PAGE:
Happy Tone Death Holiday from Georgia
Happy Holidays from the Georgia Department of Corrections as we sit in a field that has absolutely nothing to do with the services we provide for the State. Or does it? As a gubernatorial appointee, the Commissioner of the Georgia Department of Corrections has a duty to ensure that his staff uses common sense and the tenant of fiscal responsibility to avoid political pitfalls.
What is wrong with the photo? I would identify it as tone death. Others would call it racist. Racism is one of the worst accusations you can hurl at a fellow American because of the horrific past of racism in our country. No one wants to be associated with the type of Americans that enslaved, maimed, raped, and murder black women, men and children. It is that same horrific past that requires a basic level of thoughtfulness and respect by all Americans a.k.a. “political correctness.”
I am personally going to give the benefit of the doubt to the director of this photoshoot as well as all those in leadership who approved this cotton plantation holiday card. I won’t jump to the conclusion of racism because it ends every discussion before it gets started. I rather presume that no one who participated in this holiday greeting had the context to consider the connotations of incarceration of Georgians, holiday cheer, and a photo in a cotton field.
Alone, the perfectly white and plentiful field of cotton is appealing to the eye. Georgia is an agricultural state and therefore displaying one of the State’s many cash crops is not always an automatic violation of one’s sensibilities. It could be a creative idea for the Georgia Department of Agriculture or maybe even the Department of Revenue. However, there are historical connotations related to incarceration, the slave trade, and the cotton industry that make this photo tongue in cheek.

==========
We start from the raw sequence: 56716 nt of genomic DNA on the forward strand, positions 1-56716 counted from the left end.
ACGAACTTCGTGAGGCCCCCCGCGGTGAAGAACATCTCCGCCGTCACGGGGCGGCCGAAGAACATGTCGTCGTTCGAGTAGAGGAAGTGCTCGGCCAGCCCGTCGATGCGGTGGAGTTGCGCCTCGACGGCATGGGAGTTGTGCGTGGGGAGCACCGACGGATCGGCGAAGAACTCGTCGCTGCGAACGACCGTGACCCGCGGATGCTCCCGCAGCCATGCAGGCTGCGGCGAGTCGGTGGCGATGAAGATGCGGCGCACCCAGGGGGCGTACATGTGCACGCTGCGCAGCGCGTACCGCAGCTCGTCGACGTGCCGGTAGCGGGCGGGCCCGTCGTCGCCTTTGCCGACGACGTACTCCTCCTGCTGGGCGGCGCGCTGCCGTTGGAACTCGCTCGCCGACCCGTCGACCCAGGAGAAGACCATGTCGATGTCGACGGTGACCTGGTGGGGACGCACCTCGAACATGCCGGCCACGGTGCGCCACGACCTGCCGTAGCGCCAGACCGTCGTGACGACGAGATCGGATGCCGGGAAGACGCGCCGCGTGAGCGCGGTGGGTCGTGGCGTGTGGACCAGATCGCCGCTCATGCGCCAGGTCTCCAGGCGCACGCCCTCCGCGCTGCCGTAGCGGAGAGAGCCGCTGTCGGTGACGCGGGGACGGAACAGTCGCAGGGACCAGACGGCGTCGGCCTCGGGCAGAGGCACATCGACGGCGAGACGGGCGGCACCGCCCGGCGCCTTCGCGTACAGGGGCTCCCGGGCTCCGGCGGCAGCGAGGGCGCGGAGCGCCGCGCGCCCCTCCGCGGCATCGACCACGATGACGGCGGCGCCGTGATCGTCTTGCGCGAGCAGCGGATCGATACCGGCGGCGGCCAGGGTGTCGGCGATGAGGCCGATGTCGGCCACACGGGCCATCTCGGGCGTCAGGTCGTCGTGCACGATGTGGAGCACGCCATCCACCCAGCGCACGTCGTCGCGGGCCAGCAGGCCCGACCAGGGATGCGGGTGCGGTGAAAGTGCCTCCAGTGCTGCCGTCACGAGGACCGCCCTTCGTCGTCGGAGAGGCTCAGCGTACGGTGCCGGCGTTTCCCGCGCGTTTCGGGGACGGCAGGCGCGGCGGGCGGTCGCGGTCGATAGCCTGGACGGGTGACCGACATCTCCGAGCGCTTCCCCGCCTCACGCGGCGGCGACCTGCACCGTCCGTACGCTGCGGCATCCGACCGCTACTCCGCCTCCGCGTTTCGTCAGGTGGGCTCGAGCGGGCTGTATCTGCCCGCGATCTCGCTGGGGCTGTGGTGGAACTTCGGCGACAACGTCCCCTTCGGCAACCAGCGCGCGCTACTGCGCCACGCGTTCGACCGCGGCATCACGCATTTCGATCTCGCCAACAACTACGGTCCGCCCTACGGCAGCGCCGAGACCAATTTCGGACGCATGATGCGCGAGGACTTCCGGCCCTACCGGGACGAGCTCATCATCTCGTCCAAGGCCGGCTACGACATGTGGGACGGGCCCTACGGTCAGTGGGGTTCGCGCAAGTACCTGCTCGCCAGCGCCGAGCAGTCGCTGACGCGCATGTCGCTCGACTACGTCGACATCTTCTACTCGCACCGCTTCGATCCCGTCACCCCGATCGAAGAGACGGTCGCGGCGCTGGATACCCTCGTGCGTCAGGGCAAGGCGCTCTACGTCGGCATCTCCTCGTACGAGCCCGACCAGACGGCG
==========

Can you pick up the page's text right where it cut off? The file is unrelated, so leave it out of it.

For many Americans cotton, the cotton gin, and slavery are forever intertwined. Clearly slave labor did more than pick cotton. In fact, slaves touched every foundation and every industry of America. It is also true that cotton is a common and typical resource that in and of itself is innocuous. Because of the history of America certain imagery should always create an automatic “proceed with caution” warning for anyone who wants to avoid unintentionally offending people.
There are those who say, “people get offended at everything!” Maybe, but the discussion around this photo is not about feelings. This is about educating one another by speaking up. There are plenty of landmines to avoid in current American discourse. I personally appreciate when someone explains to me a point of view I do not have. If you care about having the proper respect for fellow Americans, Georgians, neighbors, friends, and coworkers, let me help explain why I would call a Christmas card displaying a cotton field and the Department of Corrections tone deaf.
After American slaves were emancipated, local cities and southern states put in what are called “Black Codes.” Georgia was one of the many states that put in place laws that only applied to or were enforced upon freed slaves. Everyday activities were turned into a criminal offense. Restrictions included prohibiting voting, carrying guns, learning to read or write, or gathering in groups for worship. The vagrancy law, which incarcerated recently freed slaves for not having a home, was the primary source for the convict lease system. The leasing of slaves from the state prisons from their former slave owners was slavery by another name and continued until 1928.